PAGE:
EDEN PRAIRIE, Minn. (AP) — The leaders of the Minnesota Vikings looked around the league and decided the traditional front office has proven to work for many other teams.

The frustration and embarrassment of finishing 3-13 finally put that into focus.

The Vikings elevated Rick Spielman Tuesday to general manager, streamlining a nebulous power structure and making the first move toward reviving a team that matched the worst record in franchise history.

Spielman was promoted from his previous role as vice president of player personnel, which he held since his hire in May 2006. He will now have final authority over all roster-related decisions, in addition to his previous duties running the scouting departments and the draft, instead of the by-committee approach to player transactions with head coach Leslie Frazier.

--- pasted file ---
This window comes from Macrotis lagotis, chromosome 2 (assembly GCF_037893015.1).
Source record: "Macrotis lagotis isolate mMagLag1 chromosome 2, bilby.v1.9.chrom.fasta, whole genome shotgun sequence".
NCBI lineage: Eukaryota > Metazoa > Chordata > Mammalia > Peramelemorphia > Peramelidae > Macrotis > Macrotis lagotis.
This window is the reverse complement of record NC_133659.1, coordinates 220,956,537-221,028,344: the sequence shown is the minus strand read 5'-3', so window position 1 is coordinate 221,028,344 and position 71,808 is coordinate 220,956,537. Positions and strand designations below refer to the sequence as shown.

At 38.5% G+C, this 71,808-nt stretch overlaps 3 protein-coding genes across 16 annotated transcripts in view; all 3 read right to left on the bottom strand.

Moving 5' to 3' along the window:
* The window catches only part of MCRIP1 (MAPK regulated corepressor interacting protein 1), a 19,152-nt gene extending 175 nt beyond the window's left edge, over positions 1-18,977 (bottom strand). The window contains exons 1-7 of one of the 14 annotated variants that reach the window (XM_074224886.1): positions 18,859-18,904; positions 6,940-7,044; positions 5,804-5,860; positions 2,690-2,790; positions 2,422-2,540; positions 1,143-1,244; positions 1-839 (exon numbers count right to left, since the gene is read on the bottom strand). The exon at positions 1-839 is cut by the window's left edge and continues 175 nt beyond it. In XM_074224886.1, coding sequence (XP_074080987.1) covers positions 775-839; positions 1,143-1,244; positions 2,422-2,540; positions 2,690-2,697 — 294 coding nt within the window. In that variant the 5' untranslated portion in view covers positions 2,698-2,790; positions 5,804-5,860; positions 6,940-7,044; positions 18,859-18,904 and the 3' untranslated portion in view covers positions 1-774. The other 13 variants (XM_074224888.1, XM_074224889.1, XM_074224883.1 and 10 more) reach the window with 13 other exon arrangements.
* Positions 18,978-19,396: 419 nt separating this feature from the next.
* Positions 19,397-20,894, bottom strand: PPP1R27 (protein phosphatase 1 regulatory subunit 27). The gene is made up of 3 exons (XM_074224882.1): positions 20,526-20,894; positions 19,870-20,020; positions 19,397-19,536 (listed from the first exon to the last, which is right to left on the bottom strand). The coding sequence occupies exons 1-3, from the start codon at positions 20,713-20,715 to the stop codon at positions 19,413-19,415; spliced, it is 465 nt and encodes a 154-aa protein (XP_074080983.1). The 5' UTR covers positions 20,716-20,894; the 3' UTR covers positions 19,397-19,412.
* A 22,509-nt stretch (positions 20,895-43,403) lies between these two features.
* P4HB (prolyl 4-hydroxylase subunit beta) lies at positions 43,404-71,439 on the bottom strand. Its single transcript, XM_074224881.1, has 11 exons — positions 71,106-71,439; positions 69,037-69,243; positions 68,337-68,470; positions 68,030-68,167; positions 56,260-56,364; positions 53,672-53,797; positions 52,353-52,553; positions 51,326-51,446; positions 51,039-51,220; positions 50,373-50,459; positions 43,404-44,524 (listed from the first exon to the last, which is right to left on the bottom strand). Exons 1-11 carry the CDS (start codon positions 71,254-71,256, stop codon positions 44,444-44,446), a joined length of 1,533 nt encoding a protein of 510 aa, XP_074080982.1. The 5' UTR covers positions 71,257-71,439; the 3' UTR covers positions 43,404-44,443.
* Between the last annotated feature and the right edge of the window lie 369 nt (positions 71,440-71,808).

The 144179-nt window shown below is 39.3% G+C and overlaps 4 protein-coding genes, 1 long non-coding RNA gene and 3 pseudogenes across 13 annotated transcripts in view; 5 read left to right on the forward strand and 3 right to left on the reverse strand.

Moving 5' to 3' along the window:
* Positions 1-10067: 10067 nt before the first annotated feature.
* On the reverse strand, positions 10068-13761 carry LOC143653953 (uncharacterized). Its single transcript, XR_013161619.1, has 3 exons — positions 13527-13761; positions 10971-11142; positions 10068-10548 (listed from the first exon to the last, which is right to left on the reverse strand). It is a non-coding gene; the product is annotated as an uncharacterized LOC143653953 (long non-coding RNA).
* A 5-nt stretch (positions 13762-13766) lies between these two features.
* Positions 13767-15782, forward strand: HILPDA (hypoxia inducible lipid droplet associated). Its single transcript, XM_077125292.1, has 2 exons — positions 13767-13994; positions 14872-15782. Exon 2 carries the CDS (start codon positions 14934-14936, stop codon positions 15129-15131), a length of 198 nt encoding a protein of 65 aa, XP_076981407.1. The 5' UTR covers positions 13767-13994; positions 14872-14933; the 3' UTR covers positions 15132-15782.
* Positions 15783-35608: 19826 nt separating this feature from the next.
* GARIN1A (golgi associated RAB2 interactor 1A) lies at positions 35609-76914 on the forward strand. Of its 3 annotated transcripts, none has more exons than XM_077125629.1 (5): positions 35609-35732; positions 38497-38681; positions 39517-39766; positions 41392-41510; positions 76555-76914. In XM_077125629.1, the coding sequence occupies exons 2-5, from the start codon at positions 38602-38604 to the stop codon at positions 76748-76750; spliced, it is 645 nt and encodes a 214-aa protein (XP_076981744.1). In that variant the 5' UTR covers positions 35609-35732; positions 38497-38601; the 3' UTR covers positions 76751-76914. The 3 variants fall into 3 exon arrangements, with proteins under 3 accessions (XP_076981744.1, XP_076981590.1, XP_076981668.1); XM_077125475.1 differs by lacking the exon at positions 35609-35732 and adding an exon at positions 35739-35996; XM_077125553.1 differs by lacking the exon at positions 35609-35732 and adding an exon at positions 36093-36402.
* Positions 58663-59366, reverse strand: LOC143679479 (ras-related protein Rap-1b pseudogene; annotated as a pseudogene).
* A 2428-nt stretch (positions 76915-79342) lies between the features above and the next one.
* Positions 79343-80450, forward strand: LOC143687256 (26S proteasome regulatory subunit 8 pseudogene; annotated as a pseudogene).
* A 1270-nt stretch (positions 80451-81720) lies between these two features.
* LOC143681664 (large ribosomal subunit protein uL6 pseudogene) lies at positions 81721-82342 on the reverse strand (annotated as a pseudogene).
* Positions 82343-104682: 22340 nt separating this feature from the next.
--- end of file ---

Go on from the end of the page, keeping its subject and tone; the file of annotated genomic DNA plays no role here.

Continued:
“We thought long and hard through the season, and we feel this is the right way. Knowing Rick and his body of work, we’re confident he’s the man to do it,” team President Mark Wilf team.

The Vikings haven’t had a true general manager since Mike Lynn in the 1980s. They’ve won a lot of games since then and been in legitimate contention for several Super Bowls, but snags in the group-decision system were exposed when Frazier’s predecessor, Brad Childress, hastily cut malcontent wide receiver Randy Moss without consultation last November. Frazier also pushed last summer for the Vikings to acquire veteran quarterback Donovan McNabb to give rookie Christian Ponder more time to learn, but the offense was stagnant during six games under McNabb and Ponder took over in October.